May 24, 2017 / 3:52 AM / 4 months ago

China stocks fall as Moody's downgrade deepens liquidity concerns

SHANGHAI, May 24 (Reuters) - China stocks fell more than 1 percent before recouping some of the losses incurred on Wednesday morning in the wake of Moody’s downgrading of China’s debt ratings - aggravating a market already worried by tighter regulation, rising borrowing costs and signs of an economic slowdown.

Moody’s Investors Services downgraded China’s long-term local and foreign currency issuer ratings before China’s markets started trading on Wednesday, citing expectations that the country’s financial strength would erode in coming years.

The downgrade has had “a negative psychological impact on the market,” said Tian Weidong, strategist at Kaiyuan Securities, adding Beijing’s campaign to clean up the financial system was already driving up market rates and causing retail investors to panic.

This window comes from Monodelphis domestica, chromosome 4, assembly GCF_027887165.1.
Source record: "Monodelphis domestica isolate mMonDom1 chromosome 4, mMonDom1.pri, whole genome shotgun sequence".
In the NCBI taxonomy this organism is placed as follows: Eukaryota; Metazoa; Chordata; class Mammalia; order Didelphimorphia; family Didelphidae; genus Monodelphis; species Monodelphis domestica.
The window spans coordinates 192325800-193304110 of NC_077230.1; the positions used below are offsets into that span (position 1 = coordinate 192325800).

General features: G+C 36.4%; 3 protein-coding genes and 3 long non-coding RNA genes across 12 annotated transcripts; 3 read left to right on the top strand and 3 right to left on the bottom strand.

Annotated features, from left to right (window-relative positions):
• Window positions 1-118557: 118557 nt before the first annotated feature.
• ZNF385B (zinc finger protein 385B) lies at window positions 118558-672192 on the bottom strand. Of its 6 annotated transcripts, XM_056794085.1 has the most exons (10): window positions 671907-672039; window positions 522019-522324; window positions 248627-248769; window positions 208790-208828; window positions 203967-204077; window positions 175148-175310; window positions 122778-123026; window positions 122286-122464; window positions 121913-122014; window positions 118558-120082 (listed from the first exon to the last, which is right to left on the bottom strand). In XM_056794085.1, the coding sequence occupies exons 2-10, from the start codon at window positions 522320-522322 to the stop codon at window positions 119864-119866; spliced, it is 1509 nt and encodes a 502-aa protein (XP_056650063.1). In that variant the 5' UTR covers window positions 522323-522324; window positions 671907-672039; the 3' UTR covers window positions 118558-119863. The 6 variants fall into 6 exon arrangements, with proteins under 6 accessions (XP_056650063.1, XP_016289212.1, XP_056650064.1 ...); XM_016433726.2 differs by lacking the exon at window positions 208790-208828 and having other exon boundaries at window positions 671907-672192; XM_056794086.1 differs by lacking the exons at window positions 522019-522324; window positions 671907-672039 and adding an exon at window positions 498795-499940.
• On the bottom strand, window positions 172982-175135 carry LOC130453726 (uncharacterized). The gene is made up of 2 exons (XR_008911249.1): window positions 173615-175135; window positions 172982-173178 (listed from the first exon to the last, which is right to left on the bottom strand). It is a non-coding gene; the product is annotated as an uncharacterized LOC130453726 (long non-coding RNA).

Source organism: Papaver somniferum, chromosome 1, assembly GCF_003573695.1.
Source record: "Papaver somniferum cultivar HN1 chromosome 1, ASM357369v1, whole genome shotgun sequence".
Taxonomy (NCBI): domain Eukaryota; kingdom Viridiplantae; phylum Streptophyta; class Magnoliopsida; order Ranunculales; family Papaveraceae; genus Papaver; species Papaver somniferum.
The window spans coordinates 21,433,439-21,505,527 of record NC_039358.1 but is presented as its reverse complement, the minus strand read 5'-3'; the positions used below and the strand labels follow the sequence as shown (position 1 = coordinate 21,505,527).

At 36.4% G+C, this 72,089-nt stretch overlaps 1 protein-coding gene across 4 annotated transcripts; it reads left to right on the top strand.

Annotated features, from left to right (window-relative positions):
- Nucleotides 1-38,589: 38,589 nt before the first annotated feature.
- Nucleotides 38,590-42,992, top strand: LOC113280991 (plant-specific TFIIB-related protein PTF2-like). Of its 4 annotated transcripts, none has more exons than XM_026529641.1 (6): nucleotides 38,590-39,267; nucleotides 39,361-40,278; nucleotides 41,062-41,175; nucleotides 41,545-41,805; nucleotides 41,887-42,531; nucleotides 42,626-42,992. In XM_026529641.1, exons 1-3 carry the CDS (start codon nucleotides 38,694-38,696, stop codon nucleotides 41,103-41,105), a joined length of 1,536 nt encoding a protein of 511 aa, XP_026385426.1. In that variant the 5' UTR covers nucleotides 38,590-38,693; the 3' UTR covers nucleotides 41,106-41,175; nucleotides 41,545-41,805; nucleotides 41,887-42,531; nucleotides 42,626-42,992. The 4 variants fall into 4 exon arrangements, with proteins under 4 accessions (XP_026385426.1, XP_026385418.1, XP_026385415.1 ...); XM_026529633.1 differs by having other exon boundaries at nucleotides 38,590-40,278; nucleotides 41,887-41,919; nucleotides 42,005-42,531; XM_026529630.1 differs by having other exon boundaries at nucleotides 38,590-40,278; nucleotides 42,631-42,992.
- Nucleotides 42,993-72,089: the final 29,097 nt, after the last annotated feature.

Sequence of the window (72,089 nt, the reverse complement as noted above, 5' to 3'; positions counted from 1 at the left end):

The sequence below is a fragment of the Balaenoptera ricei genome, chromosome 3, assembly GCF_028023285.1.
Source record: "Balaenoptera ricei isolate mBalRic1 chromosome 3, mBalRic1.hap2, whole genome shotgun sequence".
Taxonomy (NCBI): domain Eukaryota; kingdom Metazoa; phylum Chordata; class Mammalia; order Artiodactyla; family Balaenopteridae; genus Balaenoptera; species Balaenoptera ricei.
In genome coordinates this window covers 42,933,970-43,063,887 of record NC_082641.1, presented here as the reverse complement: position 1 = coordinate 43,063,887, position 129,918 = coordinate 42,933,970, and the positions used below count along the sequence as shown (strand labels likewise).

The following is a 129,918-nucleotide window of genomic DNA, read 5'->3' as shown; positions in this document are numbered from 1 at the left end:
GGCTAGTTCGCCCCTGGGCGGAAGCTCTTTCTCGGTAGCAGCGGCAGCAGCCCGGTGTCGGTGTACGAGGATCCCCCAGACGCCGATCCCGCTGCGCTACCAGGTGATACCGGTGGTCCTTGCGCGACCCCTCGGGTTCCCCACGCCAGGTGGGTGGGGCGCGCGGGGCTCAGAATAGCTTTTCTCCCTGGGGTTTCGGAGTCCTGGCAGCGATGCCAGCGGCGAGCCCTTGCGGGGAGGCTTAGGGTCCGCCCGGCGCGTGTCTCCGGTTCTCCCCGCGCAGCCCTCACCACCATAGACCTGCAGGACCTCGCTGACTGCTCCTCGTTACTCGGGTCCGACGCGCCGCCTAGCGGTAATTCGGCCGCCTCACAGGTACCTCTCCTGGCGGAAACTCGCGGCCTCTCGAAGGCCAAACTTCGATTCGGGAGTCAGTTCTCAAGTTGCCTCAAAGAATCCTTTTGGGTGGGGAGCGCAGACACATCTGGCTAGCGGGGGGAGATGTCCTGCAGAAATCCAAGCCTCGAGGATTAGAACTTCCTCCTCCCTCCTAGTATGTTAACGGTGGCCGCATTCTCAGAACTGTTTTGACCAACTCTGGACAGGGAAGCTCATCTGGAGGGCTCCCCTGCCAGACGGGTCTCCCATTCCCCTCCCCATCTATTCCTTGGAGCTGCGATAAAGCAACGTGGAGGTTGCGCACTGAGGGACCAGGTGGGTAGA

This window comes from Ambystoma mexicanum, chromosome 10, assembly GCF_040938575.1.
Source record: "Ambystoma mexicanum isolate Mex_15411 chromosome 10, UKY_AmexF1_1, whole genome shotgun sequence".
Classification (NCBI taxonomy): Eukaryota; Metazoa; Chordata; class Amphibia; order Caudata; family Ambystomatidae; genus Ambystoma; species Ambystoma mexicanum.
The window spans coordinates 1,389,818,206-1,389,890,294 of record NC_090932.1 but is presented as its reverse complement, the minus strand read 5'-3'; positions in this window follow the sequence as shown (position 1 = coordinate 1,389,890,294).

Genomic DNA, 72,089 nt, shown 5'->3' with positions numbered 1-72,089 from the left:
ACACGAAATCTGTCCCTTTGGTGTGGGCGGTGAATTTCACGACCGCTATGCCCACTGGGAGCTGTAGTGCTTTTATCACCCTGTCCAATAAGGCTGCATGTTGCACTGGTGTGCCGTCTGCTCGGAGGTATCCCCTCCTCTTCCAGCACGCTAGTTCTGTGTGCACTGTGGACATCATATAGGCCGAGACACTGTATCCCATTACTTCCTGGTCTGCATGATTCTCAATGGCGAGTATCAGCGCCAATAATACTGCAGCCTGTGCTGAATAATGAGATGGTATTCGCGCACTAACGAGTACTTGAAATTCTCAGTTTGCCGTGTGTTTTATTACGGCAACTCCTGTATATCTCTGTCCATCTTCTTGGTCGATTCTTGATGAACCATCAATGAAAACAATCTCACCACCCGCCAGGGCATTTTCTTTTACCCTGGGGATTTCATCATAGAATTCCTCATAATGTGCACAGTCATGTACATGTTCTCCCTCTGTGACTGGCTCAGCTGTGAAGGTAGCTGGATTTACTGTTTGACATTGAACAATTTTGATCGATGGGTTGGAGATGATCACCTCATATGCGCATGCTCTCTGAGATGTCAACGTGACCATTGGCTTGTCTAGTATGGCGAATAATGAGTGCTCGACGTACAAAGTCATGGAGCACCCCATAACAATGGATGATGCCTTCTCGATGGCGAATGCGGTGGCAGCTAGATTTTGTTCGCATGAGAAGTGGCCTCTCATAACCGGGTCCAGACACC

China’s benchmark stock indexes fell more than 1 percent shortly after the market opened, before recovering some losses.

By the lunch break, the CSI300 index fell 0.3 percent to 3,412.76 points while the Shanghai Composite Index lost 0.4 percent to 3,050.94 points.

The market has already been hobbled in recent weeks with signs that Beijing’s regulatory campaign targeting shadow banking and risky investment in the financial system is pushing up short-term borrowing costs and threatening to slow the economy.

In a rare sign of tightening liquidity in the interbank market, the one-year Shanghai Interbank Offered Rate (SHIBOR) is at 4.3137 percent, exceeding the one-year Loan Prime Rate at 4.3 percent.

Morgan Stanley said in a report on Wednesday that China’s interbank interest rates can rise by another 40-50 basis points from current levels in the coming months, to keep pace with the Fed’s tightening moves.

Mainland Chinese shares fell across the board, but reaction to the Moody’s downgrade was more muted in Hong Kong, where the benchmark index was little changed. (Reporting by Samuel Shen and John Ruwitch; Editing by Eric Meijer)

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